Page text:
“Winners and losers this holiday season will be defined by the last mile, and retailers don’t want to be caught on the wrong end of those shipping woes headlines,” Garf says.
Retailers will leverage stores and push alternative fulfillment options like BOPIS to essentially outsource the last mile to the consumer and help avoid last-minute time crunches, he adds. And while merchants will continue to lean on conventional parcel delivery services, they’re increasingly “crowdsourcing” fulfillment through companies like Uber and Lyft to help with worsening delivery bottlenecks. Garf points to PetSmart Inc. (No. 19 in the 2020 Digital Commerce 360 Top 1000) partnering with DoorDash to offer contactless, same-day delivery and other retailers syncing up with Roadie, which has a similar model.
“What we saw earlier on in this pandemic was retailers being really, really scrappy,” Garf says. “But now retailers must move from being scrappy to scale in order to fulfill the orders in a cost-effective manner… and to be confident in getting packages to the doorstep.”
Holiday shopping will start earlier
Consumers already are inclined to start holiday shopping sooner this year because everyone was burned by out-of-stock items and longer-than-normal ship times earlier in the pandemic, which has sparked fear over product shortages and delayed packages for the holidays, Garf says.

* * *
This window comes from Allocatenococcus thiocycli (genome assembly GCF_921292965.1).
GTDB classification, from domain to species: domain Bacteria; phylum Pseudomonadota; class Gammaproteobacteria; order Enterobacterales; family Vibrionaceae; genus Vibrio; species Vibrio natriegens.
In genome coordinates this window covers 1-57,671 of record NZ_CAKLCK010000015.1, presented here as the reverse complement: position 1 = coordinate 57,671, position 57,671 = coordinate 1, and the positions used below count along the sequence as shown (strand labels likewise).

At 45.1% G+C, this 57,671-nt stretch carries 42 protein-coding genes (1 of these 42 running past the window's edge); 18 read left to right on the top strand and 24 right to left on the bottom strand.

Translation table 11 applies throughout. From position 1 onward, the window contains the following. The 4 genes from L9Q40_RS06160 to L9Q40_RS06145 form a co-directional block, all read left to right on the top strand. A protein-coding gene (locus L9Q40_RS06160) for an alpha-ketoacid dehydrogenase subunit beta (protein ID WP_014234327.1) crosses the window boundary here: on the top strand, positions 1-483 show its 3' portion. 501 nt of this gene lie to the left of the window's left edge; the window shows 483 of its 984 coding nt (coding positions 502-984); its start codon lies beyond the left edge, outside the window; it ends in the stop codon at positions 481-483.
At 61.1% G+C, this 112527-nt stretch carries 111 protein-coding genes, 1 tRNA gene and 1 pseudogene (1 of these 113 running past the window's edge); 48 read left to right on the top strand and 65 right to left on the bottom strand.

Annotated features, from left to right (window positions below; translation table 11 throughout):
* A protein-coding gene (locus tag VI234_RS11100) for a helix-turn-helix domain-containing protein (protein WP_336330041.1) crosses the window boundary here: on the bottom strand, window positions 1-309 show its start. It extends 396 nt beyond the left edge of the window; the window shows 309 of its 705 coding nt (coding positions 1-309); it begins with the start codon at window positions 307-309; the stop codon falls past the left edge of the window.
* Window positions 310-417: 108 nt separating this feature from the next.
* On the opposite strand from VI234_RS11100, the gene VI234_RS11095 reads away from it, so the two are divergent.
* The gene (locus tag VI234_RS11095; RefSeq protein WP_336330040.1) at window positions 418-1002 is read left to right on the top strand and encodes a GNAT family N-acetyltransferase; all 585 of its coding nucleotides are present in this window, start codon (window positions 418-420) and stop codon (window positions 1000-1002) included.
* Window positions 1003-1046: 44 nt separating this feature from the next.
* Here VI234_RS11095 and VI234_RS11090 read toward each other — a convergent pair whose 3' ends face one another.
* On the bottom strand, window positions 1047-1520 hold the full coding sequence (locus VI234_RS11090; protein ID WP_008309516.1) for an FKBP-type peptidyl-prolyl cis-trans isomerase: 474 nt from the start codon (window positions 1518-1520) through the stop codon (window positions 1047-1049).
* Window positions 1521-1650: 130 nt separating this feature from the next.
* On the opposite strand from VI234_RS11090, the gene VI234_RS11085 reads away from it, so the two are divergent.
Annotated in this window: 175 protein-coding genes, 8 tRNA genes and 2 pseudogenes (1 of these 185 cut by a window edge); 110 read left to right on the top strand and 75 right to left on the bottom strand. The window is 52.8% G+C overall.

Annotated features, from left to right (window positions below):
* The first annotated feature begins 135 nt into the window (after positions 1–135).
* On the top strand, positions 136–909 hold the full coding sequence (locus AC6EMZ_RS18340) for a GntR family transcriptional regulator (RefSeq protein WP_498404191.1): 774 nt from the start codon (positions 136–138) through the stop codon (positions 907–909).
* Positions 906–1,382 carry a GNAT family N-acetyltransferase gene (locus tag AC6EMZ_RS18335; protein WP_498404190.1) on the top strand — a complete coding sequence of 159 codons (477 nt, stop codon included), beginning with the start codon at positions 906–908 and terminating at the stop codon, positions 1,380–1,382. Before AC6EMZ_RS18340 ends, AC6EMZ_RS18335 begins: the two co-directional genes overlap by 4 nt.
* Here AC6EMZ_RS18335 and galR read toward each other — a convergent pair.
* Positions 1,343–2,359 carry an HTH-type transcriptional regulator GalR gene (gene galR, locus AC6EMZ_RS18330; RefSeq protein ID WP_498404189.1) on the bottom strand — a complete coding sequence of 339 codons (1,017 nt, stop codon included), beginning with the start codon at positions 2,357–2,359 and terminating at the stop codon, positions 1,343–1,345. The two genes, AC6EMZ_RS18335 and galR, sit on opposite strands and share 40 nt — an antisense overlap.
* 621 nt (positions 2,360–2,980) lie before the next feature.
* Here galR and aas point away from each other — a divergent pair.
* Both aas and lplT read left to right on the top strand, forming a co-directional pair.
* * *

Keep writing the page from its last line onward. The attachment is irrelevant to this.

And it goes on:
But there are a couple of other factors that will contribute to an earlier kickoff to the season. First, retailers are very likely to pad their ground shipping cutoff—traditionally Dec. 17—with extra days to compensate for spotty carrier performance and protect guaranteed delivery dates, he adds. Garf would be “shocked” if deadlines weren’t pushed earlier in December.
Additionally, Amazon.com Inc. postponed Prime Day, the retail giant’s annual sales event that’s typically held in the summer, until Oct. 13-14 because of COVID-19. Historically, other retailers have run competing promotions to capitalize on an overall barrage of web traffic during the sale as shoppers flock to Amazon.com (No. 1) and also comparison-shop on competitors’ sites. In fact, last summer, other retailers boosted their online sales by 37% year over year during Prime Day in what was widely considered the “halo effect,” Salesforce reports.
This year, there are only 44 days between Prime Day and Black Friday, so the widespread promotions in October will effectively mark the beginning of the holiday season, Garf says. According to Salesforce projections, 10% of Cyber Week (the Tuesday before Thanksgiving through Cyber Monday) revenue, or $6 billion in the U.S., will shift to Amazon Prime Day.